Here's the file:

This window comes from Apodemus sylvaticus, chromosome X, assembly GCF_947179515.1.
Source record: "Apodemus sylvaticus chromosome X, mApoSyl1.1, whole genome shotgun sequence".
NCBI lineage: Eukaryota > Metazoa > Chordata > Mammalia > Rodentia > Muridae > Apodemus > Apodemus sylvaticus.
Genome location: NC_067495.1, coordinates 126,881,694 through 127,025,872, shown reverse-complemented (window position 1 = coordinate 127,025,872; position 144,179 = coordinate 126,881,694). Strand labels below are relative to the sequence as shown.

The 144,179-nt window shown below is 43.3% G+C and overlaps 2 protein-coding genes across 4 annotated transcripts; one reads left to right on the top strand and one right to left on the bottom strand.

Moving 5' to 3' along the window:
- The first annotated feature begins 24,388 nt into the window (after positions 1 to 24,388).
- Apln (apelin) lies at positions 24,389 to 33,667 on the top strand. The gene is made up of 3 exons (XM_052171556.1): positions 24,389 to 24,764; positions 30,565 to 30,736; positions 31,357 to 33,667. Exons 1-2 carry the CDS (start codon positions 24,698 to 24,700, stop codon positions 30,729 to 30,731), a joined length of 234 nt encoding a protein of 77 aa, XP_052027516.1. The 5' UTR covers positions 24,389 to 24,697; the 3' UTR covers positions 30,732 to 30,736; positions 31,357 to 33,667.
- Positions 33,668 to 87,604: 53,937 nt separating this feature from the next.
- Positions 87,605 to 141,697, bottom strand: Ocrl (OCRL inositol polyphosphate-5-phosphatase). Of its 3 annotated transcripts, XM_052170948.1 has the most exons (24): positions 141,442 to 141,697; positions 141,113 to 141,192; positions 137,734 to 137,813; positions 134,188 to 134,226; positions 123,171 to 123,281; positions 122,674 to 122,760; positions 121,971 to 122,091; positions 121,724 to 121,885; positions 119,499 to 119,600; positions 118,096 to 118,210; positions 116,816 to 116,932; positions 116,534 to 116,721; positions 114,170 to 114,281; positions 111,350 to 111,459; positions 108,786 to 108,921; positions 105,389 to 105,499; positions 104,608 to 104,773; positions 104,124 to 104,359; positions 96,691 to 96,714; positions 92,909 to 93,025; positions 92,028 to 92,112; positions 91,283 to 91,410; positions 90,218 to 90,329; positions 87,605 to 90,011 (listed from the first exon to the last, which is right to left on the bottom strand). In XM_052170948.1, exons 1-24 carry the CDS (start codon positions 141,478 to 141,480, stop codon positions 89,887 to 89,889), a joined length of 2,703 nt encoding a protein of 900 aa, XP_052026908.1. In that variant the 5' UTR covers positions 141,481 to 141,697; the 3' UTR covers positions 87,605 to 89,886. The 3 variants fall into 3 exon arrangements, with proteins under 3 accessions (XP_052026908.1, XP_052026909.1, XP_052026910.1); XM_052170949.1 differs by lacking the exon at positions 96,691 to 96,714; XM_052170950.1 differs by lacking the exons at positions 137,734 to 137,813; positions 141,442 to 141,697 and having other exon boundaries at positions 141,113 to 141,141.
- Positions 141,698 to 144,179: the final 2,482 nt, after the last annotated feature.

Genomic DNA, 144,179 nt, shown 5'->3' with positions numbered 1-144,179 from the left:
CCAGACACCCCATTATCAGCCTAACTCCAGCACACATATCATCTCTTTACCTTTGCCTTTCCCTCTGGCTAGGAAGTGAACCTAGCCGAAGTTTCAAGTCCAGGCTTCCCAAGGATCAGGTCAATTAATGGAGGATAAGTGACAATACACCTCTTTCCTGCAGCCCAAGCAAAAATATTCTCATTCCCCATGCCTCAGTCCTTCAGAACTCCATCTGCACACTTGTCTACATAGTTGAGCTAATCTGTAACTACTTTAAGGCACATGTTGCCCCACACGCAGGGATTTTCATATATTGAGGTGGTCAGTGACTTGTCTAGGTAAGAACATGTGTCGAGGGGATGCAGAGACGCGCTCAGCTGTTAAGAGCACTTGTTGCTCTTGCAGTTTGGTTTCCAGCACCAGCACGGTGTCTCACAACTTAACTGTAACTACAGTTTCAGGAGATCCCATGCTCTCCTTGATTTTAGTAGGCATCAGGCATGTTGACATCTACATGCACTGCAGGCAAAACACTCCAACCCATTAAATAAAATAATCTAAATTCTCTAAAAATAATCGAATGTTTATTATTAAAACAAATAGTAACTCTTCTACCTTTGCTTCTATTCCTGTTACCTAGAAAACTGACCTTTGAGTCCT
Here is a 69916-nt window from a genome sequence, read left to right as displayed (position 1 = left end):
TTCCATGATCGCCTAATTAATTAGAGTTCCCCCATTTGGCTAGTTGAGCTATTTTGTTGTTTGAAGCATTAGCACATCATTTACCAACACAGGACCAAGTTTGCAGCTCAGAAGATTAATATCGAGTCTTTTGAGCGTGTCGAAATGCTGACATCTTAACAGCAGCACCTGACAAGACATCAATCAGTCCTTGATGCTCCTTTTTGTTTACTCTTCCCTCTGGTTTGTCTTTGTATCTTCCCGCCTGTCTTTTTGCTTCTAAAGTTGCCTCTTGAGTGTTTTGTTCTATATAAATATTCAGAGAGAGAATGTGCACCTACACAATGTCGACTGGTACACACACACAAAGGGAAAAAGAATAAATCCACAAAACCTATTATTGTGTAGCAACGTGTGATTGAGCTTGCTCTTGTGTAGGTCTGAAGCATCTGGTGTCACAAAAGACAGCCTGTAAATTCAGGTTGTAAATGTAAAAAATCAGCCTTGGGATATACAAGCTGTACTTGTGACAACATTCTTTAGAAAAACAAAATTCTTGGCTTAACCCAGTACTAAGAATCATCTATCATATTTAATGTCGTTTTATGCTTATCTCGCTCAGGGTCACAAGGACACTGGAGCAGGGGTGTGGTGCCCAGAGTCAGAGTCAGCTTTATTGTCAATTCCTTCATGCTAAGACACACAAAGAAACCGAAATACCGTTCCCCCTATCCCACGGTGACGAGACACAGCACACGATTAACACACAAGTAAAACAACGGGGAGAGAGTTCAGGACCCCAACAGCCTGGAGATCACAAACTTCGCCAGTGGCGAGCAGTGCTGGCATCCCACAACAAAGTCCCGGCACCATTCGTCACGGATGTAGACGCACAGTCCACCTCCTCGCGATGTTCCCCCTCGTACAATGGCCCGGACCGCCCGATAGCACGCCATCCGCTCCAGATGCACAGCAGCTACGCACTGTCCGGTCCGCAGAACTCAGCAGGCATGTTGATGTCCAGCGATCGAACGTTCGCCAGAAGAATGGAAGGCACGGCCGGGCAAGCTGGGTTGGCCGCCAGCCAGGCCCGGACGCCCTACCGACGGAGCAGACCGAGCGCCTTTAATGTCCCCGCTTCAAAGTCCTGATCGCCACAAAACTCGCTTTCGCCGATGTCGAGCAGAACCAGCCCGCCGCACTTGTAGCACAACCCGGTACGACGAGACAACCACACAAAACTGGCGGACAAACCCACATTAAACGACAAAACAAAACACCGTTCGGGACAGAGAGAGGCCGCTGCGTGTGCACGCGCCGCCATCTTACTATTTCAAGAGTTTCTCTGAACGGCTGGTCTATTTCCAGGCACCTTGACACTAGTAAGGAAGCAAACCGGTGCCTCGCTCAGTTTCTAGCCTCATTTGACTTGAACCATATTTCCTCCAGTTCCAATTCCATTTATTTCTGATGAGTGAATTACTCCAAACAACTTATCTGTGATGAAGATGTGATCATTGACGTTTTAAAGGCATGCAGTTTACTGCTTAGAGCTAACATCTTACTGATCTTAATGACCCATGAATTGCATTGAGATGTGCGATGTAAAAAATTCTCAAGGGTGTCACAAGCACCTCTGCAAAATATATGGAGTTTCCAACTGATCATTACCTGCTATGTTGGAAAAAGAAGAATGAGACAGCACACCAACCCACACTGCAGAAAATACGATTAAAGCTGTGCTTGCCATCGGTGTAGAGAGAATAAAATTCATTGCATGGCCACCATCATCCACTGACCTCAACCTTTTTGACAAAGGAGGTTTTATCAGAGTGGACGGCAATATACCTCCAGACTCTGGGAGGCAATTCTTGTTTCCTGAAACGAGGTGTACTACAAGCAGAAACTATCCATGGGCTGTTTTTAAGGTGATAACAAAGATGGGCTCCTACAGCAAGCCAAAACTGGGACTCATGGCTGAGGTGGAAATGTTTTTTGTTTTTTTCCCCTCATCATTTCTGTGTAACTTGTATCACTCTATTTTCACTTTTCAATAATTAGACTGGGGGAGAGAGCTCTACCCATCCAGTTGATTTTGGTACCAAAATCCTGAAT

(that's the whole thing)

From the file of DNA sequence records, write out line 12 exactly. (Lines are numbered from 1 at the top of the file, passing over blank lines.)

Genomic DNA, 144,179 nt, shown 5'->3' with positions numbered 1-144,179 from the left: